Reporter William March has covered state and national politics since 1994. Email
Reporter Mike Salinero has covered Hillsborough County government since 2007. Email
Reporter James L. Rosica covers state government from the Tribune's Tallahassee bureau. Email
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Castor, other Dem reps seek federal investigation of Florida voting laws
Posted Nov 27, 2012 by William March
Updated Nov 27, 2012 at 04:35 PM
A group of Democratic Congress members including Rep. Kathy Castor, D-Tampa, have urged the U.S. Civil Rights Commission to hold hearings on the Florida election laws blamed by Democrats for long lines at polls Nov. 6.
The congress members cited news reports, mainly in the Palm Beach Post, that former Gov. Charlie Crist, former state Republican Party Chairman Jim Greer and some Republican political operative—mostly quoted anonymously—said the laws were written at the urging of the state Republican Party for the purpose of disenfranchising minority and young voters.
“We are extremely concerned over the integrity of this law and the justification for its implementation,” said a letter today from the Congress members to Martin R. Castro, chairman of the U.S. Commission on Civil Rights. “As you know, trust in our democracy is what holds our country together. Voters must be able to trust that their elected officials are acting in their best interest.”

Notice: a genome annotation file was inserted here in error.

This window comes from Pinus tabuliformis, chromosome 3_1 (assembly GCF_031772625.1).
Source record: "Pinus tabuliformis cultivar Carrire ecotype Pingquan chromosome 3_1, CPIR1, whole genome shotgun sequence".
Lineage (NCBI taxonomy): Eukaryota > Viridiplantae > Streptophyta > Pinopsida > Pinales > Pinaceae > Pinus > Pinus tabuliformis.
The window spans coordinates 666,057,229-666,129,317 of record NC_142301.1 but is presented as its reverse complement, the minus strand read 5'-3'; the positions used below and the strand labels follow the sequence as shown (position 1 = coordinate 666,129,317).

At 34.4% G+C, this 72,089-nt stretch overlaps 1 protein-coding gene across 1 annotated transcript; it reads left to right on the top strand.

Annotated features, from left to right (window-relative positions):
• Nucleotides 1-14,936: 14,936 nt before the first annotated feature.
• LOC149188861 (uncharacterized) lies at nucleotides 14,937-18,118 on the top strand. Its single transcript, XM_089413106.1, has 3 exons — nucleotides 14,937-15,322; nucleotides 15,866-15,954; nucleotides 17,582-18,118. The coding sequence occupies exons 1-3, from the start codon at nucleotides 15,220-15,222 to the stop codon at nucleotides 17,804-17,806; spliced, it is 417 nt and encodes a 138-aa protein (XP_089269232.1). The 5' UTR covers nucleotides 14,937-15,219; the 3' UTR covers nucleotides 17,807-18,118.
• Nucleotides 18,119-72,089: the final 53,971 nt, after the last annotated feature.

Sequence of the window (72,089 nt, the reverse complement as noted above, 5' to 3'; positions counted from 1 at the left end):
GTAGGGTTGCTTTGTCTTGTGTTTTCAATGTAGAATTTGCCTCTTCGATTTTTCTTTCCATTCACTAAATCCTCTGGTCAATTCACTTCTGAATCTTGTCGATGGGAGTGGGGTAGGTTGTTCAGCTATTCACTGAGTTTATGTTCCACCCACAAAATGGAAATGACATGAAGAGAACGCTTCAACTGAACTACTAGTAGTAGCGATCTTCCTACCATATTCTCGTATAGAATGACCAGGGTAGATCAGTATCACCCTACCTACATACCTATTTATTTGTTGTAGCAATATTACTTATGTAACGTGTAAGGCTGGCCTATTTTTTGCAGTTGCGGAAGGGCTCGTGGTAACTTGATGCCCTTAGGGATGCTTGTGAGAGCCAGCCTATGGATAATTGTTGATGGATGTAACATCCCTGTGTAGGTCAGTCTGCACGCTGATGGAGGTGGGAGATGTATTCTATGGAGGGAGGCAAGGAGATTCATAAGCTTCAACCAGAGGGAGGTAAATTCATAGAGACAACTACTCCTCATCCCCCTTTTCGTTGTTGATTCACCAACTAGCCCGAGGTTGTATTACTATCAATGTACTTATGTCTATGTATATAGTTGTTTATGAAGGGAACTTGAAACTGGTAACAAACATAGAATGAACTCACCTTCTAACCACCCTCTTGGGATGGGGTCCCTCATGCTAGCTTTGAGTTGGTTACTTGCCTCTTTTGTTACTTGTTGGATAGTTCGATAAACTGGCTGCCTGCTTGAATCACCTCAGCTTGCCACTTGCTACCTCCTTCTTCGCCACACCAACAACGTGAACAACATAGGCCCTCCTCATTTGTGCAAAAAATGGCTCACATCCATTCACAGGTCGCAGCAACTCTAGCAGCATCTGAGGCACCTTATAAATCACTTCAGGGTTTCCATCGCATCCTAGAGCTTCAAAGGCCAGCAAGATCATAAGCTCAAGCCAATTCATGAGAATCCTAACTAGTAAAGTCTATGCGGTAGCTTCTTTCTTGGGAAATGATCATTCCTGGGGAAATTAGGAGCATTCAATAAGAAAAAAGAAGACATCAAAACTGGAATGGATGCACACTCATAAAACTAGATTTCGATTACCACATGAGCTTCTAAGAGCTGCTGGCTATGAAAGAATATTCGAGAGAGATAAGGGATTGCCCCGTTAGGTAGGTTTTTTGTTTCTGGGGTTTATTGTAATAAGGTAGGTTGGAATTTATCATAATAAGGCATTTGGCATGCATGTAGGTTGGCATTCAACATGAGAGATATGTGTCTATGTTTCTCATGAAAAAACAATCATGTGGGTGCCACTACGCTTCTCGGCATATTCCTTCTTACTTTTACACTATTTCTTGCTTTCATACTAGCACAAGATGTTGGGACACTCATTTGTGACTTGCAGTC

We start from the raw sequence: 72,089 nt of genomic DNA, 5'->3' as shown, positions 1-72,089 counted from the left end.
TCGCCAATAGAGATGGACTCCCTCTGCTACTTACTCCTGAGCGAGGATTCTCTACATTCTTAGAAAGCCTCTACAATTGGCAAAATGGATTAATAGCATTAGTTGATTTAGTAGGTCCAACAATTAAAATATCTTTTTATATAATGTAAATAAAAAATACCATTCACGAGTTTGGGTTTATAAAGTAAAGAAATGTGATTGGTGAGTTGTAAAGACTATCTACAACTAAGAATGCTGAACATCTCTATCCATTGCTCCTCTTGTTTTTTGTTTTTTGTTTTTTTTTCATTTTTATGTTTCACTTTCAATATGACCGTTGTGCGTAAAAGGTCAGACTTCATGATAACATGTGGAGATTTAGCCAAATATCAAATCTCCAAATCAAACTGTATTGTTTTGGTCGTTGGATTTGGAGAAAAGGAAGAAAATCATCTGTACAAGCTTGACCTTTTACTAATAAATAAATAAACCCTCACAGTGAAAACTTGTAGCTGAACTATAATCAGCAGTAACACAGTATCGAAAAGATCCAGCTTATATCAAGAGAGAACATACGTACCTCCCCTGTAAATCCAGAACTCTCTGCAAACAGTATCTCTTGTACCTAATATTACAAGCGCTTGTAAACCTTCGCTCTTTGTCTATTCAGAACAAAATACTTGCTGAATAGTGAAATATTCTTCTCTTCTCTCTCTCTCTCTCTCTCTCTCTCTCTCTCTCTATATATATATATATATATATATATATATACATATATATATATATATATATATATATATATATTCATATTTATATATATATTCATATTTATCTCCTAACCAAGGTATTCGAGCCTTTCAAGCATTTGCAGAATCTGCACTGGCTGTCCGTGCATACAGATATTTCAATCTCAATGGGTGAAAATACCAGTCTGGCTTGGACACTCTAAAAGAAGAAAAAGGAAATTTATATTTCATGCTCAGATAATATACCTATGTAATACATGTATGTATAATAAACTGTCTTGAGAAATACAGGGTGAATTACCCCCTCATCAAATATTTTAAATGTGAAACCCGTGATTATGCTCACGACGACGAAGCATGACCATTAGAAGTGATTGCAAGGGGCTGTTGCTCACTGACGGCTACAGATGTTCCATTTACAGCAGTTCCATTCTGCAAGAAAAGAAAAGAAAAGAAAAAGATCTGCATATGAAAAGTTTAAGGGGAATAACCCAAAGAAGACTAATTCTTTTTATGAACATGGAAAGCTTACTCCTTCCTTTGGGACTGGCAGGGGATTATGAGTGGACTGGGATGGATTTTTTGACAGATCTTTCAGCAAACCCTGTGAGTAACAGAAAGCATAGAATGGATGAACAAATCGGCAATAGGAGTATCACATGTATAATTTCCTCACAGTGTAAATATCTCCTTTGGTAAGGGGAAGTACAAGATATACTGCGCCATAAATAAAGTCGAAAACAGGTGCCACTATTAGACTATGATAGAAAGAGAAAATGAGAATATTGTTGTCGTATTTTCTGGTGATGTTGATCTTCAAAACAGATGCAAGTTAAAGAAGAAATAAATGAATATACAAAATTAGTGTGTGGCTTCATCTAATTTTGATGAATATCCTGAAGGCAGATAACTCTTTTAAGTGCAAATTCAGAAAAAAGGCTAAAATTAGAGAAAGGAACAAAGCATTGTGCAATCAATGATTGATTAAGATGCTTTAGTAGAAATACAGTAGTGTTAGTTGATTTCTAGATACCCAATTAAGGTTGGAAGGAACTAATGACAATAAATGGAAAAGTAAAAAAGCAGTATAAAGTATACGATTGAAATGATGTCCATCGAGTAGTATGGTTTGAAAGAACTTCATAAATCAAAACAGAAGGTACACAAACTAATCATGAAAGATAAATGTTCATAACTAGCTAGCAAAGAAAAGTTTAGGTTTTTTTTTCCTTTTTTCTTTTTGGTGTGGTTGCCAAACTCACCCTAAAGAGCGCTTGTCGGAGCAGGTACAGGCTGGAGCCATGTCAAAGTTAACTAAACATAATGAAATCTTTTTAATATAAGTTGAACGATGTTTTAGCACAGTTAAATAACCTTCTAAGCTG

Besides Castor, it was signed by Reps. Debbie Wasserman Schultz of Weston; Ted Deutch of Boca Raton; and Florida’s three black Democratic House members, Alcee L. Hastings of Miami, Frederica Wilson of Miami Gardens and Corrinne Brown of Jacksonville.
The commission, established by the 1957 Civil Rights Act, is a bipartisan research and advocacy organization on civil rights which has mainly advisory powers.
Greer and Crist are both considered apostates by the state Republican Party. Crist left the GOP in 2010 to become an independent and is expected to become a Democrat; Republicans contend Greer stole money from the party, and he has been charged with fraud.